screw-on

[ skroo-on, -awn ]
/ ˈskruˌɒn, -ˌɔn /

adjective

attached, connected, or closed by screwing onto another part of a container or receptacle.
(of an earring) held on the earlobe by a small screwlike post with a disk at the tip.

Origin of screw-on

First recorded in 1925–30; adj. use of verb phrase screw on

Definition for screw-on (2 of 2)

Origin of screw

1375–1425; late Middle English scrwe, screw(e) (noun); compare Middle French escro(ue) nut, Middle Dutch schrûve, Middle High German schrûbe screw

SYNONYMS FOR screw

OTHER WORDS FROM screw

screw·a·ble, adjectivescrew·er, nounscrew·less, adjectivescrew·like, adjective
Dictionary.com Unabridged Based on the Random House Unabridged Dictionary, © Random House, Inc. 2019

Examples from the Web for screw-on

British Dictionary definitions for screw-on

screw
/ (skruː) /

noun

verb

See also screw up

Derived forms of screw

screwer, nounscrewlike, adjective

Word Origin for screw

C15: from French escroe, from Medieval Latin scrōfa screw, from Latin: sow, presumably because the thread of the screw is like the spiral of the sow's tail

usage for screw

The use of this otherwise utilitarian word in a sexual sense, though recorded in an 18th century slang dictionary, does not appear to have really taken off until well into the 20th. Although a classic example of the anatomical metaphor for the sex act seen from the male point of view, it can be used as a transitive verb by women, which suggests that the metaphor is all but dead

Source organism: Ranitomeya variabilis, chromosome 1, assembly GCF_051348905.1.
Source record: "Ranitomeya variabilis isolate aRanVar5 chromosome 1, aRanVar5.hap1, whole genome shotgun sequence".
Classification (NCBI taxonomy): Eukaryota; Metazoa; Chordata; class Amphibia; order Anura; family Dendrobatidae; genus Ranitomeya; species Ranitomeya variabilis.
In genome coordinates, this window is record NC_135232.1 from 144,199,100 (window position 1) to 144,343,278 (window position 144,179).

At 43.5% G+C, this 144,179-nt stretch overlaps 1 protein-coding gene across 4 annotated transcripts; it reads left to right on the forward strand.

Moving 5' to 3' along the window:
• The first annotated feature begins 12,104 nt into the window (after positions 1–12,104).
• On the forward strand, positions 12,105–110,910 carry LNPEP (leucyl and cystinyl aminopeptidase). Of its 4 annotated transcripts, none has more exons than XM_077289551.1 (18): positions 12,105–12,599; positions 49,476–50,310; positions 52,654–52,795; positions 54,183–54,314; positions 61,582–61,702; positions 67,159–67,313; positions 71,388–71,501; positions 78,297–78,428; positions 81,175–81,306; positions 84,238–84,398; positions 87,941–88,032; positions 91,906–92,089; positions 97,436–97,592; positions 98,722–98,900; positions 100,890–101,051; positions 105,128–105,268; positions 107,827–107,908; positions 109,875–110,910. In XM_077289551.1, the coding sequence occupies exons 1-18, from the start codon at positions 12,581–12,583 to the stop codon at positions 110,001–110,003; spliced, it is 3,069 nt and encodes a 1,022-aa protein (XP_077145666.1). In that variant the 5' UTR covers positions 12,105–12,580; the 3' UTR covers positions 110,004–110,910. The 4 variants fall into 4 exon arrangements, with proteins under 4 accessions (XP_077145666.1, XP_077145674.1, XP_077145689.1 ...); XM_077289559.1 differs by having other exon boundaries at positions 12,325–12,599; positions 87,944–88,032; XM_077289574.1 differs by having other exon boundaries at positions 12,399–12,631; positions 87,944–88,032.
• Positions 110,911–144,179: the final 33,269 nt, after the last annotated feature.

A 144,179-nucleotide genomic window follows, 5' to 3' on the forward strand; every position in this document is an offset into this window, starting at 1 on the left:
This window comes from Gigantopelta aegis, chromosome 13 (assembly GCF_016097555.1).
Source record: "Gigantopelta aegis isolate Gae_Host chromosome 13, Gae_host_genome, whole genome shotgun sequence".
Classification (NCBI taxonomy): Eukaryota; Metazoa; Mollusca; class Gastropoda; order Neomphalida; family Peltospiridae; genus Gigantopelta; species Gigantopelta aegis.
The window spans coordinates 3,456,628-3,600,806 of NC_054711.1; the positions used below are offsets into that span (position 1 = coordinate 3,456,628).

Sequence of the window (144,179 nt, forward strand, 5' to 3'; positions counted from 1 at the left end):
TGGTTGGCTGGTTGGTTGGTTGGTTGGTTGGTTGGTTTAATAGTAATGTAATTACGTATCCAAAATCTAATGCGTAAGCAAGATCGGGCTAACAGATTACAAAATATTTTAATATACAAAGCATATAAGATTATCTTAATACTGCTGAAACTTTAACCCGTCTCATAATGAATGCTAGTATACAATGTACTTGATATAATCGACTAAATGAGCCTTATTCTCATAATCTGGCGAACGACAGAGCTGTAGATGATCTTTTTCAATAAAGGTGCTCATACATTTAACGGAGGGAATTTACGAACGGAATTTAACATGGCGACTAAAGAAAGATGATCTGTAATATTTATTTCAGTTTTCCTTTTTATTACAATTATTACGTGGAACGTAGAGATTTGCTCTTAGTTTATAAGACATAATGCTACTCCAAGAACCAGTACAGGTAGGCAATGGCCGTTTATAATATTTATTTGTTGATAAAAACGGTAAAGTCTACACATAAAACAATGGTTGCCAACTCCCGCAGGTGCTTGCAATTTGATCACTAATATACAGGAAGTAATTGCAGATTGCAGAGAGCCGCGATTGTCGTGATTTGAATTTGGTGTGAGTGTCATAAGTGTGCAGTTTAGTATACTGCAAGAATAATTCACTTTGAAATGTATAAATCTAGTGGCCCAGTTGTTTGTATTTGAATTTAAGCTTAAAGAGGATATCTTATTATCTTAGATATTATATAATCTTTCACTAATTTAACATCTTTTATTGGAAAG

Collins English Dictionary - Complete & Unabridged 2012 Digital Edition © William Collins Sons & Co. Ltd. 1979, 1986 © HarperCollins Publishers 1998, 2000, 2003, 2005, 2006, 2007, 2009, 2012

Idioms and Phrases with screw-on

screw

In addition to the idioms beginning with screw

  • screw around
  • screw loose
  • screw someone out of
  • screw up
  • screw up one's courage
  • screw you

also see:

  • have a screw loose
  • pluck (screw) up one's courage
  • tighten the screws
  • turn up the heat (put the screws on)
The American Heritage® Idioms Dictionary Copyright © 2002, 2001, 1995 by Houghton Mifflin Harcourt Publishing Company. Published by Houghton Mifflin Harcourt Publishing Company.